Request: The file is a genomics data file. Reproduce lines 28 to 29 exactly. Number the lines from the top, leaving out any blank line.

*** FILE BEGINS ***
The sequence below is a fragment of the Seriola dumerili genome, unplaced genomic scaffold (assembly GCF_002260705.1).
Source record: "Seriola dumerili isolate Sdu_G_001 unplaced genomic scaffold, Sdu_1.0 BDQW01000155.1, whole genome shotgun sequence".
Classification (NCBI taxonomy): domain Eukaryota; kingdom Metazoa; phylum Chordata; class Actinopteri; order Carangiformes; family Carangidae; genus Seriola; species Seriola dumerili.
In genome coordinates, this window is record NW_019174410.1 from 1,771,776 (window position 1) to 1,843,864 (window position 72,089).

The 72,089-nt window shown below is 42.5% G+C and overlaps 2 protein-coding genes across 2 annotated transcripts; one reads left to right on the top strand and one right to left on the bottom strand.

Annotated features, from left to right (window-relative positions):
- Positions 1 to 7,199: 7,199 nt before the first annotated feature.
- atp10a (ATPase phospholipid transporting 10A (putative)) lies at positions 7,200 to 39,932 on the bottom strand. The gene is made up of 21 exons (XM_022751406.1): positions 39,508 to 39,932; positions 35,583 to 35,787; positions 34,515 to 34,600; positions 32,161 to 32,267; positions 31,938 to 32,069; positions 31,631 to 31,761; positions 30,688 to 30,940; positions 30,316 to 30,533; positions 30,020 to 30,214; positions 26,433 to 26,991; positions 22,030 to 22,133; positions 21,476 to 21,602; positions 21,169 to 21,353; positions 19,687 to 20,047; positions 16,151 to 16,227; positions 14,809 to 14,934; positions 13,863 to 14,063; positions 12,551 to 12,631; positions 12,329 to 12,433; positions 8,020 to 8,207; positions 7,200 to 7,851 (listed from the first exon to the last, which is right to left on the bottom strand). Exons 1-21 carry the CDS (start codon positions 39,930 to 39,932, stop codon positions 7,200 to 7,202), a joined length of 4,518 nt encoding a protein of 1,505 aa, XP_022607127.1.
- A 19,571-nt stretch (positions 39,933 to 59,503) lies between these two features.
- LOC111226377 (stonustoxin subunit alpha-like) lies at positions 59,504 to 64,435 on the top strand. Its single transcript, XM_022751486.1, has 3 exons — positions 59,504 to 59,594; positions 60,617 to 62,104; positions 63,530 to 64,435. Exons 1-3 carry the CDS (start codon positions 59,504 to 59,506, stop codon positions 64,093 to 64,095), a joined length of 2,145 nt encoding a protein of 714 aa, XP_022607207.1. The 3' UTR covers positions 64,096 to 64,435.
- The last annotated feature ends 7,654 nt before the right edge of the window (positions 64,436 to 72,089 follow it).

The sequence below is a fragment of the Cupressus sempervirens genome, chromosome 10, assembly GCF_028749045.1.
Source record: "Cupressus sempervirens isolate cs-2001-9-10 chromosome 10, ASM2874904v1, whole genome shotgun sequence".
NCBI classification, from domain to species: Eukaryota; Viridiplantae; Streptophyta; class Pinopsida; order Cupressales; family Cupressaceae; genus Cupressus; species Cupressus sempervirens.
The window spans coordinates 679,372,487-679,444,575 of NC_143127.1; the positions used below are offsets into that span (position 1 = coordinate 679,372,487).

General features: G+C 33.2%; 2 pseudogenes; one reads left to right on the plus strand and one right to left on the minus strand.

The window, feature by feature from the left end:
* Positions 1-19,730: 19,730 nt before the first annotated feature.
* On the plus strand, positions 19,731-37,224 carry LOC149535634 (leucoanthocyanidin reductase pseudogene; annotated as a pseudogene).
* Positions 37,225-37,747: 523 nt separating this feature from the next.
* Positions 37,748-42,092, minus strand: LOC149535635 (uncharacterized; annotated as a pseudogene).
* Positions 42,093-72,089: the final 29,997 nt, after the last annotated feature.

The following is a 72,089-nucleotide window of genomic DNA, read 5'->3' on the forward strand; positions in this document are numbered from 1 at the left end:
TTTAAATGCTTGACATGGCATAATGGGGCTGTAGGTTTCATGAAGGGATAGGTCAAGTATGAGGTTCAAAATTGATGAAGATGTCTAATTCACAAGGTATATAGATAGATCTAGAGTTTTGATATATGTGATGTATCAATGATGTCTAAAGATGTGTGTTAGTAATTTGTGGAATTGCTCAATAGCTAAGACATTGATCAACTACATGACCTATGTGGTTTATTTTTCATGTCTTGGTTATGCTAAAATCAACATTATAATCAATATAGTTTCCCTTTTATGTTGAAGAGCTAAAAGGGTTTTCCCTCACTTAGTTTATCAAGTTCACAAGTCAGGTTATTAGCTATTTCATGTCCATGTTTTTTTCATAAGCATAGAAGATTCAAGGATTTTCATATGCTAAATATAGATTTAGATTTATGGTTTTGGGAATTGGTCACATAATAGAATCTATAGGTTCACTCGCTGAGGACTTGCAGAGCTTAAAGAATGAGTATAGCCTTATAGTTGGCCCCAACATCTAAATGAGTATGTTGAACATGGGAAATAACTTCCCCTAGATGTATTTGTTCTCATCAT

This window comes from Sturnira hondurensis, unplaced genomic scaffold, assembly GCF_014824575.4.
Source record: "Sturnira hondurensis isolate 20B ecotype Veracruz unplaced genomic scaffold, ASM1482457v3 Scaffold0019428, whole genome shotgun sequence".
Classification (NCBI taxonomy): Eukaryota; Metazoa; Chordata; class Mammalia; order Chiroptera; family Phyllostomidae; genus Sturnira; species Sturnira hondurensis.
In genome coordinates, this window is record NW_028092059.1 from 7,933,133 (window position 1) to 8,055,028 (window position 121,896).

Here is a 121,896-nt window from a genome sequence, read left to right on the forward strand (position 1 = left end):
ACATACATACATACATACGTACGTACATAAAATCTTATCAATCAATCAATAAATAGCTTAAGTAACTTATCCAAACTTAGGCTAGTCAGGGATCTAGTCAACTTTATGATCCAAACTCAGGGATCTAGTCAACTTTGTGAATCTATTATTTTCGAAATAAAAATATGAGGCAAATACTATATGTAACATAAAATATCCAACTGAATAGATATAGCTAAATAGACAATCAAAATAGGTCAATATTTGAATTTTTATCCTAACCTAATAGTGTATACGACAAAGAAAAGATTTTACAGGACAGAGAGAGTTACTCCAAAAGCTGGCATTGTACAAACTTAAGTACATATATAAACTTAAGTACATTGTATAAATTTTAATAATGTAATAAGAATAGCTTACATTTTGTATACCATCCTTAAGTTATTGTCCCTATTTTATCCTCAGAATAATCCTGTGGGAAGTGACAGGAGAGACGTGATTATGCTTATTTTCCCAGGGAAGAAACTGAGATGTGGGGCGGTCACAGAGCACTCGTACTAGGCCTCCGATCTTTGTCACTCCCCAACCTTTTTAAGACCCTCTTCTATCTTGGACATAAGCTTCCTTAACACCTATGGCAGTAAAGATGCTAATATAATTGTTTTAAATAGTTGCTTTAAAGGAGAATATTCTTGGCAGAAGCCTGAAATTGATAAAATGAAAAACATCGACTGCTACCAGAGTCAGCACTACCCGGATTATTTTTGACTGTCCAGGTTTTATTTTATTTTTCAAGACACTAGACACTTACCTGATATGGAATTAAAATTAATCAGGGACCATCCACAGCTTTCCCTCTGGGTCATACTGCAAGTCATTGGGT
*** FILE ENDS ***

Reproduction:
In genome coordinates, this window is record NW_028092059.1 from 7,933,133 (window position 1) to 8,055,028 (window position 121,896).

Here is a 121,896-nt window from a genome sequence, read left to right on the forward strand (position 1 = left end):